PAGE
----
When configuring a Cisco device I always configure some kind of banner, which is displayed when logging in. This banner contains some information, like security warnings and general information. There are different kind of banners.
I was used to configuring a banner login with different variables, like shown below:
banner login ^
You have entered device $(hostname).$(domain) at line $(line) $(line-desc)
This works fine when connecting with Telnet to the device, but this doesn’t work when using SSH. For security reason, I always use SSH to connect to devices, but I didn’t notice the “corrupt” banner since recently.
Banner login doesn’t support SSH:
“When accessing the security appliance through Telnet or SSH, the session closes if there is not enough system memory available to process the banner messages or if a TCP write error occurs. Only the exec and motd banners support access to the security appliance through SSH. The login banner does not support SSH.”
The example below shows the output from a banner motd and a banner login when connecting via SSH.
ssh -l admin 10.10.66.12
You have entered device $(hostname).$(domain) at line $(line) $(line-desc)
You have entered device C877.booches.nl at line 1
The first banner is de banner login and the second is the banner motd. So when using SSH to connect to a device, it is better to use a banner motd or a banner exec.
Normally configuring SSO on a Terminal Server in conjunction with a Juniper SA isn’t that hard. On the Juniper you pass the user credentials to the Terminal Server. On a normal Terminal Server you have to check the following:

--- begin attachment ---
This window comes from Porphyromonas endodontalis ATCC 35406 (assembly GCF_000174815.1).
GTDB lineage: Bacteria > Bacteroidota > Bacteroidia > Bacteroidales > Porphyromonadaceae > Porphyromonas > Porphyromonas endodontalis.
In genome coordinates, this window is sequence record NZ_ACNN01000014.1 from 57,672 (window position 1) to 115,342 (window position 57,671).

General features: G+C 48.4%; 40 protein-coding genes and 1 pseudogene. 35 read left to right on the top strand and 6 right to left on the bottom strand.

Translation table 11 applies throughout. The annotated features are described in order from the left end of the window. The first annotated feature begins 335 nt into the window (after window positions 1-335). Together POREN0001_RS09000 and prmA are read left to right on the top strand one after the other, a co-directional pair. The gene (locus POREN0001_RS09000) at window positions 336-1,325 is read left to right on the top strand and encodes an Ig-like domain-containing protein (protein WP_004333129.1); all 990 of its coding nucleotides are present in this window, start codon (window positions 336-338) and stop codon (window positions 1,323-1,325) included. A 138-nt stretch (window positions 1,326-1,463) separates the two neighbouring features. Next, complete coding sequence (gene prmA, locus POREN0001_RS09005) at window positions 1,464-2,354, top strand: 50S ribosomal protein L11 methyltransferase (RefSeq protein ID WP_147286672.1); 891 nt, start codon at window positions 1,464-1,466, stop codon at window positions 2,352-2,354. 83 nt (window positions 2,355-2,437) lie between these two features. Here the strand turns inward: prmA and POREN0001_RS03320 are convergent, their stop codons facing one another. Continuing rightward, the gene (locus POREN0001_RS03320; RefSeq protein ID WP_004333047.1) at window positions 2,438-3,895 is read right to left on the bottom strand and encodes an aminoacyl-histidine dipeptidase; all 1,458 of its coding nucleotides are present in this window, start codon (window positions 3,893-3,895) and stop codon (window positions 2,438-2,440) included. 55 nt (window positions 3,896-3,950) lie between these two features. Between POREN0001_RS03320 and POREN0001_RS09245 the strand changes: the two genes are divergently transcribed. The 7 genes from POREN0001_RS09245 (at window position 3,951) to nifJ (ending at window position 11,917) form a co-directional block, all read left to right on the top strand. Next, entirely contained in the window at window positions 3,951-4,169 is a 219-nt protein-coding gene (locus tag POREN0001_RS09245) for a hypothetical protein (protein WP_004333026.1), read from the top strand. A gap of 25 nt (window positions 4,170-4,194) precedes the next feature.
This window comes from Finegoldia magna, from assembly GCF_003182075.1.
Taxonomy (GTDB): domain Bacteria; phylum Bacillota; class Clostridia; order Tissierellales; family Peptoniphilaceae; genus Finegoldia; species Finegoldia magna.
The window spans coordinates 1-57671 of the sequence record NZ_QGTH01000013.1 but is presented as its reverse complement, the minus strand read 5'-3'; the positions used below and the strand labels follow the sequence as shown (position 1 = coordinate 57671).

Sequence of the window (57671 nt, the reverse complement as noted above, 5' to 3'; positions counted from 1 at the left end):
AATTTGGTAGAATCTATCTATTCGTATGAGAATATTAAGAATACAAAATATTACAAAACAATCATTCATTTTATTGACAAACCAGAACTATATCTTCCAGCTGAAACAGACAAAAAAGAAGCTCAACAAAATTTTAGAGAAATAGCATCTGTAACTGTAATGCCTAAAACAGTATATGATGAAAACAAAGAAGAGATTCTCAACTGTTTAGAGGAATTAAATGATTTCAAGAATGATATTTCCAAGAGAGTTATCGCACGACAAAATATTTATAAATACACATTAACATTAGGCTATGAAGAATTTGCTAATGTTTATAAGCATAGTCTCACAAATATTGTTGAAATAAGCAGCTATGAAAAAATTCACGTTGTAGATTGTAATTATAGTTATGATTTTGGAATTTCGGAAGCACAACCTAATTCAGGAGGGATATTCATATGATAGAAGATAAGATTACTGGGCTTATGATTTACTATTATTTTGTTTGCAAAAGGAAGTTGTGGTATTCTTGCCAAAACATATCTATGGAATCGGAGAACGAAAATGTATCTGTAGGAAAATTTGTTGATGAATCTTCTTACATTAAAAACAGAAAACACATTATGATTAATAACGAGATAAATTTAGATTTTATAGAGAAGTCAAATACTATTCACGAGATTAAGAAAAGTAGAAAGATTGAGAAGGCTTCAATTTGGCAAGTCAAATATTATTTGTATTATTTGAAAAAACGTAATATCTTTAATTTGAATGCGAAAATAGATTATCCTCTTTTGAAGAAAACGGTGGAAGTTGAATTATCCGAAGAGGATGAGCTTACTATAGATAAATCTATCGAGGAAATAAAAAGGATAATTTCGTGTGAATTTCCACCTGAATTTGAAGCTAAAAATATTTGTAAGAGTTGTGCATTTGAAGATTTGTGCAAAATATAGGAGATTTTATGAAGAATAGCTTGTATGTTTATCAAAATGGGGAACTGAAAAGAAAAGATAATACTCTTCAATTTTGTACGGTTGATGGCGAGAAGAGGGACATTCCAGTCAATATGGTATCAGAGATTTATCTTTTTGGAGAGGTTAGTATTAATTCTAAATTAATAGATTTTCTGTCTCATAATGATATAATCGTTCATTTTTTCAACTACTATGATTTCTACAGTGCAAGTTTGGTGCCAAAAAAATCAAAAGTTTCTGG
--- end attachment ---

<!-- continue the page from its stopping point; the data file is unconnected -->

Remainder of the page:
Disable Always prompt for password under:
Terminal Services Configuration –> Connections –> Properties of RDP-tcp –> Tabblad Logon Settings
On a Terminal Server, which is member of a Windows Domain, you have to check the following Group policy:
Disable Always prompt client for password upon connection under:
Computer Configuration –> Administrative Templates –> Windows Components –> Terminal Services –> Encryption and Security –> Policy “Always prompt client for password upon connection”
Now I had to configure Single Sign On to a Terminal Server where the Novell Client is installed. As soon as I pushed the user credentials to the Terminal Server, I noticed that the RDP session tries to logon as Workstation only. I found a nice thread on the Novell website to Enable TSClientAutoAdminLogon.
I added the following two registry keys to the registry:
HKEY_LOCAL_MACHINE\SOFTWARE\Novell\Login Value Type=REG_SZ, Name=TSClientAutoAdminLogon, Data=1 Value Type=REG_SZ, Name=DefaultLoginProfile, Data=Default
I am able to logon to the Terminal Server using SSO after adding both registry keys to the registry. All registry entries under HKEY_LOCAL_MACHINE\SOFTWARE\Novell\Login are displayed in the picture below.